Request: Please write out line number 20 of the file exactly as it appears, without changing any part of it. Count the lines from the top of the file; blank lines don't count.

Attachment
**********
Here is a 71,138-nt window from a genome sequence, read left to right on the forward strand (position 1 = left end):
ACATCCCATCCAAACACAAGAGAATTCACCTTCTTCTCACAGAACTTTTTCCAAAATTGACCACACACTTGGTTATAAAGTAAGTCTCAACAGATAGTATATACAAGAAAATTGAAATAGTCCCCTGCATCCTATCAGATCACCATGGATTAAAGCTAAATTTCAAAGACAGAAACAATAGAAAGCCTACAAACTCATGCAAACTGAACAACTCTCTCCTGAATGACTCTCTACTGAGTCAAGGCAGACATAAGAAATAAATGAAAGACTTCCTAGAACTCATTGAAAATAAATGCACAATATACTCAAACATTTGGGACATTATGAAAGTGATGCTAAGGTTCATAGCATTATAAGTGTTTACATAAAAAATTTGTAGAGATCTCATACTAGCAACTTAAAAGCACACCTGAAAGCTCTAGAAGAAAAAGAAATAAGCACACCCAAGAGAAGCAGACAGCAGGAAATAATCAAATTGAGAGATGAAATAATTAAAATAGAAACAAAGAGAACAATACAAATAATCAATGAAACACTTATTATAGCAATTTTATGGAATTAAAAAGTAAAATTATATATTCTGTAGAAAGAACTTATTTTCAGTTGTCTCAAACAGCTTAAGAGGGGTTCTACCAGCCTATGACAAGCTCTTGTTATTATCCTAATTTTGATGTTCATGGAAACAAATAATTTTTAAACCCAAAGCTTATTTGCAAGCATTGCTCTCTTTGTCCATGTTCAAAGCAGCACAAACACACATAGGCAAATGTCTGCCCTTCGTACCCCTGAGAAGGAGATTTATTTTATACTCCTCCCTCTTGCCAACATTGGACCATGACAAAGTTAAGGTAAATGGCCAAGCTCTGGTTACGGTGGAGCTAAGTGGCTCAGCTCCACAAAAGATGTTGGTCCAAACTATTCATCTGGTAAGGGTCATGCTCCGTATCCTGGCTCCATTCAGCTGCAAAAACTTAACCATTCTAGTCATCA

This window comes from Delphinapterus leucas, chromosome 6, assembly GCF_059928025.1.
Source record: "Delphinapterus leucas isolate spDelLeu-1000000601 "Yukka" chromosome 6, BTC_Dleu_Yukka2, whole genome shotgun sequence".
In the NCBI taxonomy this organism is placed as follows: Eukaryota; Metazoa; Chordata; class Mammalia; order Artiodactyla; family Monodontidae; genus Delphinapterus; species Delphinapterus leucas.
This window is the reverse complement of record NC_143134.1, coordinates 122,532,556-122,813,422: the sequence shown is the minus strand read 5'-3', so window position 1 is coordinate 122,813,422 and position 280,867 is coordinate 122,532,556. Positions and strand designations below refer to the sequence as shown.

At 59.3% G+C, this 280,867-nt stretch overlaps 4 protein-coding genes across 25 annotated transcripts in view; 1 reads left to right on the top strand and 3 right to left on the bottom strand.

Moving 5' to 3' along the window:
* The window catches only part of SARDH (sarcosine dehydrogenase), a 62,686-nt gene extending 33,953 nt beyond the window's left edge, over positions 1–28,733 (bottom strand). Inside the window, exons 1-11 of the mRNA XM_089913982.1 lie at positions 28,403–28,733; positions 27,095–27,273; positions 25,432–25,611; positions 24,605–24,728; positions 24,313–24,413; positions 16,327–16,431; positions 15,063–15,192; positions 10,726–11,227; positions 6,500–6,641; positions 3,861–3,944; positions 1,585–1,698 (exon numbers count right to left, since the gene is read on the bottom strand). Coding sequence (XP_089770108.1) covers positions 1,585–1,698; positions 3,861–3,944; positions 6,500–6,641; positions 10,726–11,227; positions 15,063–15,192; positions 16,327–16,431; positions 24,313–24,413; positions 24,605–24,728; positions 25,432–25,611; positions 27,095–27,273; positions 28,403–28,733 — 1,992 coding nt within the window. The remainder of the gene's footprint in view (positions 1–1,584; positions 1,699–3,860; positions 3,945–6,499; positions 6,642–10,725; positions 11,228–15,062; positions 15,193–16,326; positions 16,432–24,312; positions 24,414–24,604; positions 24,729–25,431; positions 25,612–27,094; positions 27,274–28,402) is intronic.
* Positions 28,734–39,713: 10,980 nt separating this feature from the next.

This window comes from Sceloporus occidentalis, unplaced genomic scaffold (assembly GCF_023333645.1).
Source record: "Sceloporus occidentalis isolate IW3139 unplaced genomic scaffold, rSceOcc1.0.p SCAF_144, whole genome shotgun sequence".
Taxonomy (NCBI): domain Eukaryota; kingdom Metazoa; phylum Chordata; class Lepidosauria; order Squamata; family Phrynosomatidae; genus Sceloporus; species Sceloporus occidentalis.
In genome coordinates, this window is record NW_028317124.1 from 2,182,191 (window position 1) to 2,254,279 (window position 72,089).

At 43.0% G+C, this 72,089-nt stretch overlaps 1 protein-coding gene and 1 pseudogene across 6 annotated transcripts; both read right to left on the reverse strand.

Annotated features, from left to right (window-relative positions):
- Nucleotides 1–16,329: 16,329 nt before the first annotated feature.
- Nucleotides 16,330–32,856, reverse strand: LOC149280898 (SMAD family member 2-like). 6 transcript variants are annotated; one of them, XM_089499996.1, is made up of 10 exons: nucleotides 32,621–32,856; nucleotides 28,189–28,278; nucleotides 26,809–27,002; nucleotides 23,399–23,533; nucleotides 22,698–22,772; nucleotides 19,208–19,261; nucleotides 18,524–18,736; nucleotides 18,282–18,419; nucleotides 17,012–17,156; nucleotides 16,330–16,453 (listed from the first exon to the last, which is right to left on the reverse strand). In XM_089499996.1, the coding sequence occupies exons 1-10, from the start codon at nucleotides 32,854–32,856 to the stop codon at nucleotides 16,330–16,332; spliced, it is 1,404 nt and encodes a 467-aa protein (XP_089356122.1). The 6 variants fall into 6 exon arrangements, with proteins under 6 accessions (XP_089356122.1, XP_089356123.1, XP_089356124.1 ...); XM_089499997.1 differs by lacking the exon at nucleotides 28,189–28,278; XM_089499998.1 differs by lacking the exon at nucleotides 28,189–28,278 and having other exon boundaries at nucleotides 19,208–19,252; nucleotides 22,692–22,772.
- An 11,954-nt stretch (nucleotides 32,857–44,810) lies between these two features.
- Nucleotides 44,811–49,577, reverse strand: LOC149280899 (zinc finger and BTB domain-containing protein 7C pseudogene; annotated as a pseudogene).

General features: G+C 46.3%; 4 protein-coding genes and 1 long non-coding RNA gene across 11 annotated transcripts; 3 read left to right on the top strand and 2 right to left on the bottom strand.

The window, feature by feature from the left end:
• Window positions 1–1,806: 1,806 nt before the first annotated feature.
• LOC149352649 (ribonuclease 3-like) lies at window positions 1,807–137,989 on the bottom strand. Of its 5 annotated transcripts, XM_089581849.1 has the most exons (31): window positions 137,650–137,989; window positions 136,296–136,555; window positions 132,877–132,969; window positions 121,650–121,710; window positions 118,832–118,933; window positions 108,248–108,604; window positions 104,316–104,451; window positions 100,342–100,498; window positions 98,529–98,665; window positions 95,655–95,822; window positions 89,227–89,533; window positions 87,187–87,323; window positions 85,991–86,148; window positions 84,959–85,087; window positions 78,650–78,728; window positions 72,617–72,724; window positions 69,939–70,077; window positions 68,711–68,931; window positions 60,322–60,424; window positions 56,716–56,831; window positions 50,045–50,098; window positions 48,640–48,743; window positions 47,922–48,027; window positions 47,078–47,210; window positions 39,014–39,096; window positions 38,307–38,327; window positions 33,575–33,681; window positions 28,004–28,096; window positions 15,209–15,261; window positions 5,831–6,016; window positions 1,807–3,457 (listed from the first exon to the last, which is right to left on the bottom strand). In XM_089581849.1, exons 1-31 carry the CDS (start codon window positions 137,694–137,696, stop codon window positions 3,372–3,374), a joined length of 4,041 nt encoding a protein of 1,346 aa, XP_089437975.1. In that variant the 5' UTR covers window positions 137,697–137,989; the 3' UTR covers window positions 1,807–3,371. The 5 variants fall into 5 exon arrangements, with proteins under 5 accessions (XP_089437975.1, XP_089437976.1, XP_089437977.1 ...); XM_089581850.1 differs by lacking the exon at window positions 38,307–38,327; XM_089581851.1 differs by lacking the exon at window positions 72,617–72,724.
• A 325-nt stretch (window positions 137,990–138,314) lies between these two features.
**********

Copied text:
- Nucleotides 44,811–49,577, reverse strand: LOC149280899 (zinc finger and BTB domain-containing protein 7C pseudogene; annotated as a pseudogene).